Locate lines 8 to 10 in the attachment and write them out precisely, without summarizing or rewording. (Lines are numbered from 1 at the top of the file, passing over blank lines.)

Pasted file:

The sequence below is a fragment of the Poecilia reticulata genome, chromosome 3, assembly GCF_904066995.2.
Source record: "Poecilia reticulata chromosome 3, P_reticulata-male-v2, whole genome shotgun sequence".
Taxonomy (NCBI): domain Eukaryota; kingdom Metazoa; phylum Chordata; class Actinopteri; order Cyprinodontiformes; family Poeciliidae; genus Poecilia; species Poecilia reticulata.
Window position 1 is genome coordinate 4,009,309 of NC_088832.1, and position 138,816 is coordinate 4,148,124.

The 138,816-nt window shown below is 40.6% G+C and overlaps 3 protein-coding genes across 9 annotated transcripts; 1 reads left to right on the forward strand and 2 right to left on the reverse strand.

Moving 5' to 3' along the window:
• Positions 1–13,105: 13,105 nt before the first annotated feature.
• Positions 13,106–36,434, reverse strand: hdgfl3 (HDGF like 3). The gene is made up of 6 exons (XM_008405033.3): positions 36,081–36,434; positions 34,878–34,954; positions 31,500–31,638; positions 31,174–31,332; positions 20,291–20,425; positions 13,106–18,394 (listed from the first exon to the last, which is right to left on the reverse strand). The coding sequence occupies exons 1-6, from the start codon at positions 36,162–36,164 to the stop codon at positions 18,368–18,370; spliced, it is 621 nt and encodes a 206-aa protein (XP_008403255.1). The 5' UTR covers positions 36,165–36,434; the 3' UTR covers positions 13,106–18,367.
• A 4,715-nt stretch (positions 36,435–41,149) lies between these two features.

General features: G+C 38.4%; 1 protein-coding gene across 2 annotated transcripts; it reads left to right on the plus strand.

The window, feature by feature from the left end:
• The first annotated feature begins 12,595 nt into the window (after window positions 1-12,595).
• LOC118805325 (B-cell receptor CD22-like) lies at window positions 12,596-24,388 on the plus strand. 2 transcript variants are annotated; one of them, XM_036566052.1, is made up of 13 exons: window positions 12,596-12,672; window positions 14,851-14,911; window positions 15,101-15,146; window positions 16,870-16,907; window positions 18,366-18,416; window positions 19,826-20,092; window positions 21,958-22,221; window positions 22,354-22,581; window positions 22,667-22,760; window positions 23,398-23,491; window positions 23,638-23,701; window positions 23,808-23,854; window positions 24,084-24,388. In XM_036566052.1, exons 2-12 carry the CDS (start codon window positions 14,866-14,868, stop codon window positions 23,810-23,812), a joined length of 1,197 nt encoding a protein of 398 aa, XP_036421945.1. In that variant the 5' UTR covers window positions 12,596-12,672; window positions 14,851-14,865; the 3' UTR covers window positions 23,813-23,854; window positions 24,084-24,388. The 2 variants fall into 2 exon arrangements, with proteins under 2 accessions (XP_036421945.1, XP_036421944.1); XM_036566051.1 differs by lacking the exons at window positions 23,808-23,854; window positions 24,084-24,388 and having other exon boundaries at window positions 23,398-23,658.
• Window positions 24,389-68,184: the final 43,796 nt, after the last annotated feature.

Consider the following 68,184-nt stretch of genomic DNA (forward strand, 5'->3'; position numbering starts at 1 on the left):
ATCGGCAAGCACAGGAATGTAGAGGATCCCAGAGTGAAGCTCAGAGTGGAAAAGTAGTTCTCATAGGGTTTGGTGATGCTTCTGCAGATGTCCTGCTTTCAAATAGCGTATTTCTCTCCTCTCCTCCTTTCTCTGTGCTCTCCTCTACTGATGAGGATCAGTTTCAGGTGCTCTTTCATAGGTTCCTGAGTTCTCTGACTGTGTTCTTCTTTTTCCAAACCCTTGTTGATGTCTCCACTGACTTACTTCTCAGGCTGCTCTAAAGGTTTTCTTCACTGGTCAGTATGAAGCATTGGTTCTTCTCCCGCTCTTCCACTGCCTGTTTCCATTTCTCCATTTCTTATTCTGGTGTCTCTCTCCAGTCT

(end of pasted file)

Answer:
• Positions 13,106–36,434, reverse strand: hdgfl3 (HDGF like 3). The gene is made up of 6 exons (XM_008405033.3): positions 36,081–36,434; positions 34,878–34,954; positions 31,500–31,638; positions 31,174–31,332; positions 20,291–20,425; positions 13,106–18,394 (listed from the first exon to the last, which is right to left on the reverse strand). The coding sequence occupies exons 1-6, from the start codon at positions 36,162–36,164 to the stop codon at positions 18,368–18,370; spliced, it is 621 nt and encodes a 206-aa protein (XP_008403255.1). The 5' UTR covers positions 36,165–36,434; the 3' UTR covers positions 13,106–18,367.
• A 4,715-nt stretch (positions 36,435–41,149) lies between these two features.

General features: G+C 38.4%; 1 protein-coding gene across 2 annotated transcripts; it reads left to right on the plus strand.